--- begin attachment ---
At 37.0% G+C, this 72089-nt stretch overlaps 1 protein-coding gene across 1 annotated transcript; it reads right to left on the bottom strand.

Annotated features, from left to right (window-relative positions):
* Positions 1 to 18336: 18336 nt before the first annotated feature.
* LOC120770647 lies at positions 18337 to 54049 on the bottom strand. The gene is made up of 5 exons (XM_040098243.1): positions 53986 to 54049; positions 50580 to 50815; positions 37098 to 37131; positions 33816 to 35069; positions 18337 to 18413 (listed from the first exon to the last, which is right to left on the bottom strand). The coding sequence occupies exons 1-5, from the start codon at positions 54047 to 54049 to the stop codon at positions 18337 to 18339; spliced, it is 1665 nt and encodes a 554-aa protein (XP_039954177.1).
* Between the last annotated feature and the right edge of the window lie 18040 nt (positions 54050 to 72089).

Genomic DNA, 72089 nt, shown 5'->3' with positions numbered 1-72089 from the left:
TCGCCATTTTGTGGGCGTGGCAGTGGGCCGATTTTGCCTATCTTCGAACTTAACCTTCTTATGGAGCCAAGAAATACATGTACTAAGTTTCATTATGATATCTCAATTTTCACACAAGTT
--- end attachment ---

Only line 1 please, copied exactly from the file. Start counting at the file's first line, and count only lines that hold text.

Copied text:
At 37.0% G+C, this 72089-nt stretch overlaps 1 protein-coding gene across 1 annotated transcript; it reads right to left on the bottom strand.